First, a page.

Two chapters in this book, I believe, are possibly the most important chapters. The first is on treatment. Not only does Duff talk about various treatment options but also gives you a little bit about what to expect with each and how they can be helpful in you learning to kick depression’s ass.  I often here from people during our first session "I've never done this before so I don't know what to say". Luckily for them the first session is a lot of questions and information gathering which gets the ball rolling. But I think this chapter helps people have a little better idea what to expect, particularly from therapy, to take the edge off that uncertainty of going to the first session.

The second chapter that I think is of vital importance is regarding Suicide. Duff says right in the beginning of the chapter that we tend to treat the word suicide like Voldemort or Beetlejuice and if it is said aloud that all hell will break lose and someone will decide to kill themselves. This is not the case AT ALL, and sometimes I wonder if our lack of conversation about it actually contributes to the problem. In this chapter Duff makes this topic seem not so scary to talk about while not diminishing its importance. He also talks some about the process of hospitalization and what that experience is like, taking some of the fear and feeling that hospitalization is a punishment out of the equation.

I will let you read that chapter for yourself but I will say this. I have had a handful of clients over the years that either think I would enjoy sending them to the hospital, or if they are completely honest with me about their thoughts and feelings that I would "ship them off" to the hospital because they are "nuts". Neither of these statements are true. Hospitalization is, and should be the option of last resort. Meaning there is NO OTHER way to keep you safe than to have you in the hospital.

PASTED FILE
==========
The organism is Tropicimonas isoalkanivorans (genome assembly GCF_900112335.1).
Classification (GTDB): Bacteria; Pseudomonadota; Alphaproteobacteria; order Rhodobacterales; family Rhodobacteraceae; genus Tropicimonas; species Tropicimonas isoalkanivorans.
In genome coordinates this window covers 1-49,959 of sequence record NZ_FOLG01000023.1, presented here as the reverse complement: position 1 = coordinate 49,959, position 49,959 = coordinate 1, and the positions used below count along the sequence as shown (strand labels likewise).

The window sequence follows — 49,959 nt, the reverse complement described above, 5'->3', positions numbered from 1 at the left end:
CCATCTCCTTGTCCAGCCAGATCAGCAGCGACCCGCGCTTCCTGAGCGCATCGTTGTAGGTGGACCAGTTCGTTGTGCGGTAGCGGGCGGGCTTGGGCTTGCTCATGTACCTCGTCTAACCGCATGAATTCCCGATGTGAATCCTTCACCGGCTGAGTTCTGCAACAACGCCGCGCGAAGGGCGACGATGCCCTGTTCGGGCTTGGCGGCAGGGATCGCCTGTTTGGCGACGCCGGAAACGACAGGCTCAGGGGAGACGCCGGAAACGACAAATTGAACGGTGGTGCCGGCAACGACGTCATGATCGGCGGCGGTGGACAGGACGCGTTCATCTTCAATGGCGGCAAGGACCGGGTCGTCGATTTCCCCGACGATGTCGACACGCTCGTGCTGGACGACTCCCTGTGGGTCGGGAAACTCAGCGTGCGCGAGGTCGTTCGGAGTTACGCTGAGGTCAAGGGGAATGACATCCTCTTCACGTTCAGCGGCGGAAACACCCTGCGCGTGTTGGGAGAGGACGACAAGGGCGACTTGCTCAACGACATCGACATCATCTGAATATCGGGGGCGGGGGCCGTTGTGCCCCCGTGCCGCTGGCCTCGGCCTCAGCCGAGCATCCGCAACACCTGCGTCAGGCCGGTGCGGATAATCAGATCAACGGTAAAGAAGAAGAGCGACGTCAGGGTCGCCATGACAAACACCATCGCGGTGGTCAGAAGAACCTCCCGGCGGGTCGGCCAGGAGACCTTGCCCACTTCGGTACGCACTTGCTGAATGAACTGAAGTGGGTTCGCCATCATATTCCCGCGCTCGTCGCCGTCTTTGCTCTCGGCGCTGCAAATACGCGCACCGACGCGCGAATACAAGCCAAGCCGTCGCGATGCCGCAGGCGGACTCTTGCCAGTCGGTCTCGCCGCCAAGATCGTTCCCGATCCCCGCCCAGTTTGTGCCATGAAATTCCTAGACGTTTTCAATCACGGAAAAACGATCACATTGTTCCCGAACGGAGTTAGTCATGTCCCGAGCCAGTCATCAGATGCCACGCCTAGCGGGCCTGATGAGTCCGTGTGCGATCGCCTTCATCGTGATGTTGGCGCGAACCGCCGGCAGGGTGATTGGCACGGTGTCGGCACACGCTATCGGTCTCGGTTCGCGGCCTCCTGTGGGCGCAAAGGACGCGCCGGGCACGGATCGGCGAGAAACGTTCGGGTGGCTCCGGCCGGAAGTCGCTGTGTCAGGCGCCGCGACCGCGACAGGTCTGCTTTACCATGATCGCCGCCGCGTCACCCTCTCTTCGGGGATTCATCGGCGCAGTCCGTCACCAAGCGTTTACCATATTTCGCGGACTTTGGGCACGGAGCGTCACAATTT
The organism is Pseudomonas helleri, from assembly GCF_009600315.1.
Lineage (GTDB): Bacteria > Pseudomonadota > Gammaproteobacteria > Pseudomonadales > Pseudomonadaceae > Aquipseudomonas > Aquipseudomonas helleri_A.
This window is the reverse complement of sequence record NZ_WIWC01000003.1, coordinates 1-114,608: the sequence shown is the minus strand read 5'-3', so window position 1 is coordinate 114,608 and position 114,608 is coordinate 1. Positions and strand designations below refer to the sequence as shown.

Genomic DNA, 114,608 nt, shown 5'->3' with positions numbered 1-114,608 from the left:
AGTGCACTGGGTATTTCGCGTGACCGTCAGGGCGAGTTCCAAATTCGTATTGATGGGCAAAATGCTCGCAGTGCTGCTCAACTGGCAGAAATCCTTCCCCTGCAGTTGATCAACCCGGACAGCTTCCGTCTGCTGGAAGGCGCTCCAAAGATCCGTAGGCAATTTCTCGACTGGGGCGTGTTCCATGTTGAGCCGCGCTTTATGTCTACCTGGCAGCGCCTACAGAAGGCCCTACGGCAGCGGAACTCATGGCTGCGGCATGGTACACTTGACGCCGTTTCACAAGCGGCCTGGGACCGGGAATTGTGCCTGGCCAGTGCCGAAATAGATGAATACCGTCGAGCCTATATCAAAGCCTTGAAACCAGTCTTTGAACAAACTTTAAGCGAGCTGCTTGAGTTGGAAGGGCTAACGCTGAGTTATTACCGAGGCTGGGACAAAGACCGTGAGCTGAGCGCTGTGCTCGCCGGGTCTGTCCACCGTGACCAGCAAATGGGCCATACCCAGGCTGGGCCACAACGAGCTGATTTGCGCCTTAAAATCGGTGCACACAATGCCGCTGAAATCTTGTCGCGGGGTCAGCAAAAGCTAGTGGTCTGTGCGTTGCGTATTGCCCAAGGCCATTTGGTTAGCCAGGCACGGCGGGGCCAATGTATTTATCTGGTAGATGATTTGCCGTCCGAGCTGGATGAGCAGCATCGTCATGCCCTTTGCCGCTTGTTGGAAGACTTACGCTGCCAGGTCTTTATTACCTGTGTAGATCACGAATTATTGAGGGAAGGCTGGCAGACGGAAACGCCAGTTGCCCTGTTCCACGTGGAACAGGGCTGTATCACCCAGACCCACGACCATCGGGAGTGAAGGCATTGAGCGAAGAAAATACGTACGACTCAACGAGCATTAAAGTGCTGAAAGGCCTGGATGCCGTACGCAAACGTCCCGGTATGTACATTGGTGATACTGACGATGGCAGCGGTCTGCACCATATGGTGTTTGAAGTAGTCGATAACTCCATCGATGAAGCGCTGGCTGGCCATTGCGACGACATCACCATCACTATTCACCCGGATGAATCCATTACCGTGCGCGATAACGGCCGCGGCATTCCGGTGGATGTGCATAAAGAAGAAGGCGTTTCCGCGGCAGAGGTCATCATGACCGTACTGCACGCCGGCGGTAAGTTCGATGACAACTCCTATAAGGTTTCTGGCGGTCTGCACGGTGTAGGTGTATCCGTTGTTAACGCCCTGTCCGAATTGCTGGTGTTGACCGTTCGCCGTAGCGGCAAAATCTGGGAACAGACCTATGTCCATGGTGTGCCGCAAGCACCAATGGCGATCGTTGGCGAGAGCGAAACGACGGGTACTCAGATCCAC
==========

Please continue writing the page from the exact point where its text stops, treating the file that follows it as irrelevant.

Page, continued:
Finally, a personal note. Many of you probably know from previous posts that I have had a personal battle with depression and anxiety in addition to my role as a mental health professional. Reading this book struck a chord in a way I didn’t expect.  As I read this it brought back some very unpleasant memories, but it wasn’t a bad thing, I mean it wasn’t fun but it turned out to be good.  Memories would spring up from the worst depressive episode I've ever had (waaaay back in college). As I sifted through the memories that came up and felt the emotions that came with them, it gave me an opportunity to be reminded of how far I have come, and all the things I have overcome to build a life I am very happy with. That all to say, regardless of where you are in your battle with depression this book can be informative, touching, or helpful for lots of people.
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Okay that’s it, that’s everything. I know this is one of the longer blogs I have written lately, if you have hung in this long, gold star for you. Please check out F**k Depression and all things Duff related. He really is one of the most genuine, caring, smart, funny, compassionate, (that’s probably enough adjectives although I could go on) all around good guy I’ve ever had the privilege of knowing, with a lot to offer to world. And he's written another phenomenal book.